Friday, March 10, 2000
Boiler Room / ** (2000)
Giovanni Ribisi plays Seth, a 19-year old who has just dropped out of college and is deluding his potential by handling an illegal casino. After pressured by his father to seek out work (though Seth would rather earn the dollar by simple manipulation instead of actually working for it), he goes in search of employment at a small brokerage firm called J.T. Marlin, which exists outside of Wall Street, but promises just as much success.
Seth's desire for wealth is certainly shared by many citizens, but hardly are those aspirations pursued or even imagined as reality. His attraction to the firm is the operations that go down behind closed doors--how brokers use the phone as a weapon, robbing poor innocent families of their salaries in exchange for stock that may not even exist. Of course these practices are illegal; after all, those who make a million dollars in just a few short years of their career without being an athlete are likely doing something illicit or dangerous. And yet the characters, not necessarily Seth, enjoy the prospect of criminal activity if only to get a hold of the dough; once he is welcomed into the firm, his curious eyes take him through an office that almost never sleeps. There is, of course, fascination with earning the money in illegal scams, but he observes everyone's ability to manipulate and betray stock buyers by with a ray of skepticism. In fact, the words of a broker played by Ben Affleck, which promise that he can make his first million in the first three years, seem to be his only comfort.
The real difference between Seth and his peers, perhaps, is the relationship he carries with his dad. The unfortunate beings of the boiler room itself are distanced from emotion completely; there are no out-of-business relationships, no family contacts, no joyous pleasures in life, and no need to be seen important by others. The office is the only life they know, and the word "failure" is not in their vocabulary.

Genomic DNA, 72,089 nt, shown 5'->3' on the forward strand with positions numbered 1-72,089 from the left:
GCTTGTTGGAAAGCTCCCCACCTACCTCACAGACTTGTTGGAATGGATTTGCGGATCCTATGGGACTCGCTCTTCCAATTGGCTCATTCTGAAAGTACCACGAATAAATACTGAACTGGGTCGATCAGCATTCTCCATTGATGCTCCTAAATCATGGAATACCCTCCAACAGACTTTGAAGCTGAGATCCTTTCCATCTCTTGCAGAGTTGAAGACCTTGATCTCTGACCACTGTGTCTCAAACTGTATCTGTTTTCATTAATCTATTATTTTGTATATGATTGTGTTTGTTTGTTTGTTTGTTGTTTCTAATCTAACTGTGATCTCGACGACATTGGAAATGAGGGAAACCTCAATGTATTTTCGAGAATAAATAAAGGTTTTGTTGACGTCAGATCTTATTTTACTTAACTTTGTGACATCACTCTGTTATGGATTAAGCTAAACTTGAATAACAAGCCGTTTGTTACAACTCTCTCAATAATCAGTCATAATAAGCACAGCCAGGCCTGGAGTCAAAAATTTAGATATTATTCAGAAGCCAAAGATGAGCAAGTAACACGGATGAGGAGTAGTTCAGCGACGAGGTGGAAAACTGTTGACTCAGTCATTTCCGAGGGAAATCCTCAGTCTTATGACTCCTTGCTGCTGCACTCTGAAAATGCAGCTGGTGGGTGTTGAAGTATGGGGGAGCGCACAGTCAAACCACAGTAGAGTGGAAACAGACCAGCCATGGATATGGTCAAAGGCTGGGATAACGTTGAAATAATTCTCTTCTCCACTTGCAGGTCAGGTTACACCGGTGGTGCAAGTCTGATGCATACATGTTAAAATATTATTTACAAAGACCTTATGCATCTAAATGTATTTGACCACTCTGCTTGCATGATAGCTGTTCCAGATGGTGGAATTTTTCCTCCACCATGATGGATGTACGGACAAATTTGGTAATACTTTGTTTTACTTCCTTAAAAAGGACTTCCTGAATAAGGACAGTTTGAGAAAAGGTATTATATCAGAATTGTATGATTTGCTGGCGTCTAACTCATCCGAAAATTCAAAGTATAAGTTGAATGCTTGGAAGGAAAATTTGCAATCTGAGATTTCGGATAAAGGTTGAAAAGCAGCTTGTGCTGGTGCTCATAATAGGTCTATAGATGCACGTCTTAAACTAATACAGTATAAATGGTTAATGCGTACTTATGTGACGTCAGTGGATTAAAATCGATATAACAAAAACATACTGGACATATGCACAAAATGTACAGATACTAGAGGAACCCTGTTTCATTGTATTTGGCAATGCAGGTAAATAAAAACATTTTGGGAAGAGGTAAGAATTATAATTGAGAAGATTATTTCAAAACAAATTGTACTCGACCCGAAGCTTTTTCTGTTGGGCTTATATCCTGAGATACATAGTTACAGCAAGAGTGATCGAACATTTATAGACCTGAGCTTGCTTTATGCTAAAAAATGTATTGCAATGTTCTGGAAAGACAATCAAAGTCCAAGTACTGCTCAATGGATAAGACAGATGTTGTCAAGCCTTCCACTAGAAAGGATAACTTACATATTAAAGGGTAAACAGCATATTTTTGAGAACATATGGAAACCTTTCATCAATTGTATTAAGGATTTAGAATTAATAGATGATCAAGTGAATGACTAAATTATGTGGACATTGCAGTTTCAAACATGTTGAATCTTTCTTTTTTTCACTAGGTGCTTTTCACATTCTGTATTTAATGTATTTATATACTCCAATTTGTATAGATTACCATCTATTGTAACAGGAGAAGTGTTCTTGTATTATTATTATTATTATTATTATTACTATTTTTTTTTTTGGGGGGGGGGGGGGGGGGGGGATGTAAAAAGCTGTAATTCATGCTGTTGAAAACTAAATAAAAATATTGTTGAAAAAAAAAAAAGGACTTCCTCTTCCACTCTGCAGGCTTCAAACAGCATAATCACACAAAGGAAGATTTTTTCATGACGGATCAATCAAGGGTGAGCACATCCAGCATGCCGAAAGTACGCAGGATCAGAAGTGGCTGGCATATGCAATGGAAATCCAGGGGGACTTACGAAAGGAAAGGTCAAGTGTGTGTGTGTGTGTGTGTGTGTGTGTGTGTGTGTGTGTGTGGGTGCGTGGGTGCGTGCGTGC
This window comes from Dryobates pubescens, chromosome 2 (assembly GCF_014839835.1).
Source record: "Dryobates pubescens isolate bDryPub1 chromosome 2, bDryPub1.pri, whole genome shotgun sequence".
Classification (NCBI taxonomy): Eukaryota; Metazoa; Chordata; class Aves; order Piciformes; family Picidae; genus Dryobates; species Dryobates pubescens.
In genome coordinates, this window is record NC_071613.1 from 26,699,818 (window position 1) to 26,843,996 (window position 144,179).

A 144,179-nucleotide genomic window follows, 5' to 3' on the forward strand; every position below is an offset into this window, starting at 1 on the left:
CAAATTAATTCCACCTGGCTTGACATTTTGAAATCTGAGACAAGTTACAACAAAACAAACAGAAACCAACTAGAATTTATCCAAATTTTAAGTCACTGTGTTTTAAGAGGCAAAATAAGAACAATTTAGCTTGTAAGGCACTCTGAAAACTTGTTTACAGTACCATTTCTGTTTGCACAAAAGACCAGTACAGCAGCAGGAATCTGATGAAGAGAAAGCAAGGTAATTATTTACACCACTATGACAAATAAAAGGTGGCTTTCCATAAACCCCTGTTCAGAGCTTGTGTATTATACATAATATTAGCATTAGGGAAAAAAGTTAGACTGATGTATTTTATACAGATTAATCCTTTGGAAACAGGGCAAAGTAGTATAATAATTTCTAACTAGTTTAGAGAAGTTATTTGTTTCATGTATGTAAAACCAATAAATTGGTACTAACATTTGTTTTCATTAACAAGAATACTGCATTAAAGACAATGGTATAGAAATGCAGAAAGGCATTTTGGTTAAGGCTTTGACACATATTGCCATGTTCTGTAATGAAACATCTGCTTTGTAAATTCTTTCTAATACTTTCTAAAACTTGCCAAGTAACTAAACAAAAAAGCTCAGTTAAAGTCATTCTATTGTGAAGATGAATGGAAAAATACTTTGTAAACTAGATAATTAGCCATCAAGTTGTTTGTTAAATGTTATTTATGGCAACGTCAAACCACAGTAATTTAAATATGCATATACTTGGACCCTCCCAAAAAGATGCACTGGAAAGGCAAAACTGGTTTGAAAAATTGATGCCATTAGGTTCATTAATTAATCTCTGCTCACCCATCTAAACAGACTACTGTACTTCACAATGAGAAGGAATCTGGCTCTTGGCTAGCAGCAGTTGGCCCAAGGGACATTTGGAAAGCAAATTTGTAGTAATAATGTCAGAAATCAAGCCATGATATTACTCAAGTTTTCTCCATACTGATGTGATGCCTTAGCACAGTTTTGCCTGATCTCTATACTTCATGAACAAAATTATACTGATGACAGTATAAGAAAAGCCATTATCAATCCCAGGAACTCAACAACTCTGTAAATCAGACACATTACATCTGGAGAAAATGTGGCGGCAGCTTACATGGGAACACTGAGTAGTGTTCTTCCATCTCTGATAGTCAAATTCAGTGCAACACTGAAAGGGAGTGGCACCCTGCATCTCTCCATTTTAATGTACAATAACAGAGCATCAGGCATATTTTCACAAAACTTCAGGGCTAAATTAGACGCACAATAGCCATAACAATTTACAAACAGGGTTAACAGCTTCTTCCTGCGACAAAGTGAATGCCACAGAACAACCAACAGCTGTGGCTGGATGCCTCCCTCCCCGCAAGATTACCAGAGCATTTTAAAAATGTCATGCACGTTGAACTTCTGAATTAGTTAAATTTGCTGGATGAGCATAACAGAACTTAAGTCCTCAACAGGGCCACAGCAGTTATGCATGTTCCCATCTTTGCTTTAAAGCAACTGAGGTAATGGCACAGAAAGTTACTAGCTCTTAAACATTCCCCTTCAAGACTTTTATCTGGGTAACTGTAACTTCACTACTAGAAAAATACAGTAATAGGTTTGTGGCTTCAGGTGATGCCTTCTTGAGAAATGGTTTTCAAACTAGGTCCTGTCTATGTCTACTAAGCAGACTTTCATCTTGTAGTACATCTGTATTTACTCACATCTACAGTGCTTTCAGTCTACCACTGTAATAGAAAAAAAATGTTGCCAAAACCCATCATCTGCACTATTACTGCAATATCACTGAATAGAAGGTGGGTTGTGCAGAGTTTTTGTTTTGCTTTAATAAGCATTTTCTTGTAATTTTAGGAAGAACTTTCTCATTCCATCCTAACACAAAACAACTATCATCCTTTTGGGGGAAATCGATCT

Aside from getting its inspiration from "Wall Street" and "Glengary Glenn Ross" (as mentioned above), the characters are motivated with the same determination as those in "Fight Club," and have chemistry that feels reminiscent of "In The Company Of Men." Using these four films as the source for inspiration, though, "Boiler Room" becomes incredibly obvious long before there is any type of thickening in the internal conflict. Considering the talent aboard here (the movie also includes the rising star Vin Diesel), one would expect the actors to at least embody their characters with enough effort to stabilize the sloppy plot. Unfortunately the uncertain tone clouds their effectiveness; at certain moments the picture wants to be a drama, other times it lingers along the lines of a suspense thriller. The last act, which does its best to deliver a respectable resolution to this entire setup, is longer than necessary, and many of the interesting players drift off into the background.
"Boiler Room" could have been the first great movie of the 21st century. This is a drama that creates characters in fascinating ways and then dumps them into an orthodox plot without much to find amusing. Even the moments that work, particularly in the first half, feel out of place here; the story so relentlessly retreads to the obvious that even the successful parts are mulled down. A brief rewrite of certain twists could have changed the overall product, but no such luck. This is one of those movies that has been given the wings to fly, but chooses to curl up in the nest at all the most important moments.
Written by DAVID KEYES
Thriller (US); 2000; Rated R; 119 Minutes
Giovanni Ribisi: Seth Davis
Vin Diesel: Chris Varick
Nia Long: Abbie Halpert
Nicky Katt: Greg Weinstein
Scott Caan: Richie
Produced by Richard Brener, Claire Rudnick Polstein, Pamela Post, Jennifer Todd, Suzanne Todd and E. Bennett Walsh; Directed by Ben Younger; Screenwritten by Ben Younger
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